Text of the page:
Before the scheduled speakers, people from the crowd spoke in an open-megaphone session. One who claimed to be an “ex-lesbian” was countered with a chant of “No more hate” until the mic was taken from her and she left the steps of the monument.

Some of the speakers discussed the implications of the Supreme Court’s marriage equality decisions. Lambda Legal’s Ken Upton called the DOMA ruling a broad decision. He said it would take awhile to sort out the full implications.

“The ruling benefits the whole LGBT spectrum,” trans activist Oliver Blumer said. “It breaks down barriers.”

—  David Taffet

Out TX officials praise Supreme Court rulings, look ahead

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Annise Parker

Local and state officials and agencies applauded the U.S. Supreme Court’s rulings Wednesday in striking down the Defense of Marriage Act and allowing a pathway for marriage equality to return to California.

In two 5-4 decisions, Section 3 of DOMA was ruled unconstitutional and the federal government will have to recognize legally married same-sex couples. But Section 2 that addresses states recognizing same-sex marriages, was not up for consideration and the high court dismissed the Proposition 8 case on standing. So while many officials in Texas were pleased with the DOMA ruling, their attention turned to how to create marriage equality in Texas.

“The desire to legally affirm and protect loving relationships and families is fundamental and one that the American people increasingly understand and support,” lesbian Houston Mayor Annise Parker said in a statement. “The Court’s decision strikes down an inequality that has prevented legally married same-sex couples from enjoying the same rights as other married couples. Today we take a huge step forward, but this fight is not over. It is my hope that the decision leads to greater acceptance and tolerance — and ultimately to full equality.”

Dallas County District Clerk Gary Fitzsimmons, who’s openly gay, said he was glad the ruling found that gay couples deserve the same federal protections.

“It is the concept of equal protection that ensures all Americans regardless of background may enjoy the freedom and dignity afforded to them by the constitution and not just a privileged few who happen to be members of a particular racial or ethnic group, religious denomination, gender or sexual orientation,” Fitzsimmons said.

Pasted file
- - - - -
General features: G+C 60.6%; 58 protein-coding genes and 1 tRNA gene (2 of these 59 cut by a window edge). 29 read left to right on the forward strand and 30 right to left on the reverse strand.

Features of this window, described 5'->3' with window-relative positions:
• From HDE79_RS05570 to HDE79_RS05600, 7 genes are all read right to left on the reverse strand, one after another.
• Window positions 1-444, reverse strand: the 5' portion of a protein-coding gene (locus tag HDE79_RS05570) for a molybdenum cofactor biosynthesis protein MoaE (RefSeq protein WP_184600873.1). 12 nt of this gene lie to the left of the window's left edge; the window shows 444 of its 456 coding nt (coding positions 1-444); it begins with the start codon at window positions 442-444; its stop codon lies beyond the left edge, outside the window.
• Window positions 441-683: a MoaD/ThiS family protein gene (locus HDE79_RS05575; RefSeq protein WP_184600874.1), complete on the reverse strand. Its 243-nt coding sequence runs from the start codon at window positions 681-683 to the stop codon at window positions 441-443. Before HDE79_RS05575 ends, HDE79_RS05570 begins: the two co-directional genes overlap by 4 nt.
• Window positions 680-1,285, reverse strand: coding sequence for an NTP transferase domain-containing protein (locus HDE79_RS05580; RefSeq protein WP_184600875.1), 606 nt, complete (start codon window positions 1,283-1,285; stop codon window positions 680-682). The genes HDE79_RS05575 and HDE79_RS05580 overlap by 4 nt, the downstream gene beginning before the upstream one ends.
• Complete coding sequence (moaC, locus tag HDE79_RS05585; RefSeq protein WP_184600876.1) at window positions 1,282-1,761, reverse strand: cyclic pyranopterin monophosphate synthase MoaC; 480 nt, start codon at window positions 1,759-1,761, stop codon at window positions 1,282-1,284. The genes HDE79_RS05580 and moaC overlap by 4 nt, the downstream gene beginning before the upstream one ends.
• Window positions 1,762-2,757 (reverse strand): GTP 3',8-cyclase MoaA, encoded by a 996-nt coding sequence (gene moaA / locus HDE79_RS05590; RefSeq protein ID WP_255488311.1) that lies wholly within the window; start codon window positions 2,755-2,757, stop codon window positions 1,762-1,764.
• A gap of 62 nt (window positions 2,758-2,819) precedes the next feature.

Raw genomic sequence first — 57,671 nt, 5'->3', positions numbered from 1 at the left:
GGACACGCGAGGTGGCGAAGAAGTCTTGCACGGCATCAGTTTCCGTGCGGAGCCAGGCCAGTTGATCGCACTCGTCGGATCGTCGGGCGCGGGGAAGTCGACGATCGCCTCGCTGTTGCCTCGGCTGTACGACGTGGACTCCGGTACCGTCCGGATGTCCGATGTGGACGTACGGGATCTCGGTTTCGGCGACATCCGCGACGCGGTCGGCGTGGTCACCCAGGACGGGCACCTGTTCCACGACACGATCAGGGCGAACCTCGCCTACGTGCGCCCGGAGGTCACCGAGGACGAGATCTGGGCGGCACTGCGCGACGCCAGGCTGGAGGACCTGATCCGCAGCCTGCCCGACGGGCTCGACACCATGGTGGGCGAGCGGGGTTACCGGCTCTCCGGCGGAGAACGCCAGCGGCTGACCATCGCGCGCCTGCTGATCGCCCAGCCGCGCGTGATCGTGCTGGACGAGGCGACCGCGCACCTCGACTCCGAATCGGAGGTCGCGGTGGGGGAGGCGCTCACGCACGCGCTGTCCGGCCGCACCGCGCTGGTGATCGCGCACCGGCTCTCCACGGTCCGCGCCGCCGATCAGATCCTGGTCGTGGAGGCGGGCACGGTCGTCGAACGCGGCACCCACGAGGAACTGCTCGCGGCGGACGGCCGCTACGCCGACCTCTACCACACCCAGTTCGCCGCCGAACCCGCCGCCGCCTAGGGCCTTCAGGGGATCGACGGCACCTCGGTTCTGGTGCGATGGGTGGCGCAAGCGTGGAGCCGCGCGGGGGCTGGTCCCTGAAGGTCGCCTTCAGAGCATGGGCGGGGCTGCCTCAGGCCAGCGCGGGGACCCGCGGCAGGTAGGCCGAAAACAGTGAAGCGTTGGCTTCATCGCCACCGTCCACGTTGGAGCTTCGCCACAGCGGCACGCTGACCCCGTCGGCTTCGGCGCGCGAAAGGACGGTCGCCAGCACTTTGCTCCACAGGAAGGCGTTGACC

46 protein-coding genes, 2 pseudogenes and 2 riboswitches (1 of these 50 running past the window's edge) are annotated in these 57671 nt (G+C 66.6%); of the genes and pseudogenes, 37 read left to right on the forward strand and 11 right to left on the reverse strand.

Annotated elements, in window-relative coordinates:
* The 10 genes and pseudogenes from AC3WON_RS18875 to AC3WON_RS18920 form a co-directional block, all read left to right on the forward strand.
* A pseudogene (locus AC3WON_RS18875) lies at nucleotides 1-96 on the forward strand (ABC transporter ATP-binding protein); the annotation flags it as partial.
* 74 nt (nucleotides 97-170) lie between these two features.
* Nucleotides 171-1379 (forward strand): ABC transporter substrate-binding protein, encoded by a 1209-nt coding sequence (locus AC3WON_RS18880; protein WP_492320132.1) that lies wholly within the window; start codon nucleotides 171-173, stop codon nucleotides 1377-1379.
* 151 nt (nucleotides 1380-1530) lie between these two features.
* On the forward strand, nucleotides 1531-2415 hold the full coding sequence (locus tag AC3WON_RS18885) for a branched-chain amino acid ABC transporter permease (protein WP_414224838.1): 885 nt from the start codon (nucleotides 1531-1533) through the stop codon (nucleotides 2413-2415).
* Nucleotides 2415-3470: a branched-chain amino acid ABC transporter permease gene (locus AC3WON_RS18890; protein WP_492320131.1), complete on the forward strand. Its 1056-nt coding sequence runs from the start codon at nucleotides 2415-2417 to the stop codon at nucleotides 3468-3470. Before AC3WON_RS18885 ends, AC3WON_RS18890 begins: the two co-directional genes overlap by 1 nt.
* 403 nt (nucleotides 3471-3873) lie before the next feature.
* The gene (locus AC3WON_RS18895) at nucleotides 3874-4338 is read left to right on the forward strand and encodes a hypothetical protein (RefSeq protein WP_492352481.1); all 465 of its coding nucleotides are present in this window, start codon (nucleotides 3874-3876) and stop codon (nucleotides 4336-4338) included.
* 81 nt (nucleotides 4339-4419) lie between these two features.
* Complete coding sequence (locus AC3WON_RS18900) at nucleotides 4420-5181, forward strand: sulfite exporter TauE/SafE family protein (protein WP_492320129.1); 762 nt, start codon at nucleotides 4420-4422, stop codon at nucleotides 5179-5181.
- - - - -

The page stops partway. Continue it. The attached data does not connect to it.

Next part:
—  Anna Waugh

IMMIGRATION EQUALITY: Binational couples clear winner in DOMA ruling

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Rachel B. Tiven

The full impact of the today’s DOMA ruling will become more clear over the next few weeks, months and years, but one clear immediate winner is binational couples.

For some people, the effect of the ruling will depend on whether they live in marriage equality states or not. For immigration purposes, that will not make a difference. Immigration law recognizes marriages that are valid where celebrated.

Binational couples who are legally married will be able to apply for green cards for the partner who is not a citizen. That partner will be able to remain in the country legally without returning home to renew visas every two years and will be able to get a driver’s license and work. The green card also creates a path to citizenship.

“At long last, we can now tell our families that yes, they are eligible to apply for green cards,” said Rachel B. Tiven, executive director of Immigration Equality. “Many of our families have waited years, and in some cases decades, for the green card they need to keep their families together.”

She said couples forced into exile will be able to return home and couples who are separated can be reunited.

“Today’s decision closes a discriminatory chapter in American immigration law,” Tiven said.

According to the Williams Institute, there are about 1,607 binational same-sex couples in Texas. That’s fourth-most behind New York, California and Florida. There are some 40,000 binational same-sex couples nationwide.

More coverage in Friday’s Dallas Voice with reaction from local binational couples.

—  David Taffet